CS 336: Project #7

Project 7: CUDA on the GPU

In one Terminal, log onto bombur, so that you can edit your files with emacs: Log onto one of the computers hosting a GPU (first log onto bombur, then one of the GPU-host nodes (n1, n2, n3, n4), i.g.

ssh -X bombur.cs.colby.edu

In another Terminal, log onto one of the computers hosting a GPU (first log onto bombur, then one of the GPU-host nodes (n1, n2, n3, n4), i.g.

ssh -X bombur.cs.colby.edu
ssh -X n1

In this Terminal, you should make and run your programs. When it is time to profile your code (time it), you will run computeprof, which has a GUI (hence the -X flags). If you aren't running computeprof, then there is no need for X-forwarding.

Read about using the GPU at Colby in the Guide to GPGPU Programming at Colby.

In this project, you will be writing a CUDA C program to add two vectors and then to find the dot product of two vectors. The goal of the project is to become familiar with the basic CUDA C components and with memory-handling. You should also become aware of particularly inefficient strategies.

  1. Vector addition
    1. Write a single CUDA C program that adds two float vectors and places the result into a third vector. You should define two macros for NUM_THREADS_PER_BLOCK and NUM_BLOCKS. N (the problem size) should be computed directly from these macros. The code should create the two vectors and fill them on the host, then copy them to the device, then call the kernel, then copy the result back to the host, then print part of the result (enough to convince you it worked), and finally free the memory allocated on both the host and device.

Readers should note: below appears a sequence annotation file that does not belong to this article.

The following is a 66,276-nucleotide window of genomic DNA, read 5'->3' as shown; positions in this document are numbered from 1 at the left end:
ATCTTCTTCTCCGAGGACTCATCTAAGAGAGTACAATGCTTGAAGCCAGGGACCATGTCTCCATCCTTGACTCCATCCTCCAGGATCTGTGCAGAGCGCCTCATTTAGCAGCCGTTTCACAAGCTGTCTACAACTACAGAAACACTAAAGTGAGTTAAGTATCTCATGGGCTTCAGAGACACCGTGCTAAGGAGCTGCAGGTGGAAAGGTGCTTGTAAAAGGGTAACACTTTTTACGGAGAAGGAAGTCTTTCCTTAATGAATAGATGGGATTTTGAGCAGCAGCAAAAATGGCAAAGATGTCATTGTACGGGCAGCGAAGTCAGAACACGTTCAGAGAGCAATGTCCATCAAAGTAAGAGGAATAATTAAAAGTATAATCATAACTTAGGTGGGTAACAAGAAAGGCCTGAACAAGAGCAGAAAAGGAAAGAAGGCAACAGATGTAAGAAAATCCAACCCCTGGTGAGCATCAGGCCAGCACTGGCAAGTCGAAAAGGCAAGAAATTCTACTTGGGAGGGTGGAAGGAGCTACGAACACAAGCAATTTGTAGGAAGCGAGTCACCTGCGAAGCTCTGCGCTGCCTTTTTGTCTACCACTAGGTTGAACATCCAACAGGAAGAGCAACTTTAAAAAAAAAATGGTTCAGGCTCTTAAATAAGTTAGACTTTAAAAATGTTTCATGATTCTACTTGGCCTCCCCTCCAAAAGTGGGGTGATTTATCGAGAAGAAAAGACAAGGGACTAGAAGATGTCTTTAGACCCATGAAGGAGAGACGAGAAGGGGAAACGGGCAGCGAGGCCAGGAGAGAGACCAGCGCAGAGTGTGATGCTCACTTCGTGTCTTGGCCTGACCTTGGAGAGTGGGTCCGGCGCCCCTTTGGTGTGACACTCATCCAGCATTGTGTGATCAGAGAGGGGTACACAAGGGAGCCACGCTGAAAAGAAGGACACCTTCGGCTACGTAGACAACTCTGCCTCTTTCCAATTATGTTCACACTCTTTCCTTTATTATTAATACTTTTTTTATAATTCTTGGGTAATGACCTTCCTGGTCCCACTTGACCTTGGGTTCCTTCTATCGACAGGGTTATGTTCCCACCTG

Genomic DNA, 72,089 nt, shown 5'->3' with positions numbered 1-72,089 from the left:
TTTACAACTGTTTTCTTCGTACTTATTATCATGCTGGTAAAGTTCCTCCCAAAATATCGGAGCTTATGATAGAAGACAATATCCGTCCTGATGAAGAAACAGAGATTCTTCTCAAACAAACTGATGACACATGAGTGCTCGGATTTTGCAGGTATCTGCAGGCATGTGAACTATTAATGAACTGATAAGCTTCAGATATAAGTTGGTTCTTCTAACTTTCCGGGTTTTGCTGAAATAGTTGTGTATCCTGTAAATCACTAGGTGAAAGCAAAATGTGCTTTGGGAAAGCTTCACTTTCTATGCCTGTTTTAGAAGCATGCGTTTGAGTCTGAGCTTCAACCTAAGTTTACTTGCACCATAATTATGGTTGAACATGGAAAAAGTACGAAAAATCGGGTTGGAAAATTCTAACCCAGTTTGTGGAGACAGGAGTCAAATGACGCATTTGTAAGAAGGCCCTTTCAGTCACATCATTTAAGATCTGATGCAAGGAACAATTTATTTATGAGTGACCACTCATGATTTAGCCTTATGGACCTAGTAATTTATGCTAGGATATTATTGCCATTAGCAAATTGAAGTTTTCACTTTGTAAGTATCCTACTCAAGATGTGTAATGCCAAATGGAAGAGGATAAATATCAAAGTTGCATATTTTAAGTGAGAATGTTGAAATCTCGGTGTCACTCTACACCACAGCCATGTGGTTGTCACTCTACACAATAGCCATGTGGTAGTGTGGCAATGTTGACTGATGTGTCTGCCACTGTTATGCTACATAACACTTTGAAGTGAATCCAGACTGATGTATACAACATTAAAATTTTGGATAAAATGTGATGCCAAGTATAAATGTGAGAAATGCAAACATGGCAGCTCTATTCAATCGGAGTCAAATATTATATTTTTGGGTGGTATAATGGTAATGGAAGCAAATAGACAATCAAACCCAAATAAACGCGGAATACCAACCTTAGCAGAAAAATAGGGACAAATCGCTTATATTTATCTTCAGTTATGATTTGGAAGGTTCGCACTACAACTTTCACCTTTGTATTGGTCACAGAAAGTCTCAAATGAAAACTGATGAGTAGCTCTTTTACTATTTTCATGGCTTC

2. Analyze the performance of your code using computeprof. computeprof is the CUDA code profiler, and it will tell you how much time is spent in each part of the program. To use it, type computeprof from the command line. When the application is up, you can start a new session. When prompted, navigate to the executable file you want it to analyze, type in any command-line arguments, press Next, press Finish, and wait for results to appear. Which parts take the longest? Is that independent of problem size? Is any of this surprising?
    3. If you need N threads, is it better to use lots of blocks or as few blocks as possible?
    4. What happens when you use too many threads or blocks?
  2. Dot product.
    1. Read section 5.3.1 in Cuda By Example.
    2. Write a single CUDA C program that performs a dot product between two vectors. For the overall program, use the strategy outlined in their example. However, use the "naive" strategy for summing the products. Also, write CPU code to verify the answer is correct.
    3. Now write a version that uses the tree structure to sum the products (i.e. use their code snippet). It is OK to assume NUM_THREADS_PER_BLOCK is a power of 2.
    4. Time the two versions. Is the naive version slower? How large does NUM_THREADS_PER_BLOCK need to be before the tree version is faster than the naive version?


Writeup and Handin

To hand in your project, you will gather all of the necessary files into a Proj07 directory.

  1. Create a file named README.docx for your project write-up. Include the analysis outlined earlier. The more thorough the analysis, the higher your grade will be.
  2. You should hand in all code necessary to run your solutions. Place all necessary .h, .cu, and Makefile files in the directory. Stephanie will probably want to compile and run the code. It should be possible to do so without looking for any more files.

Tar/Zip up the directory and email the tarball to Stephanie.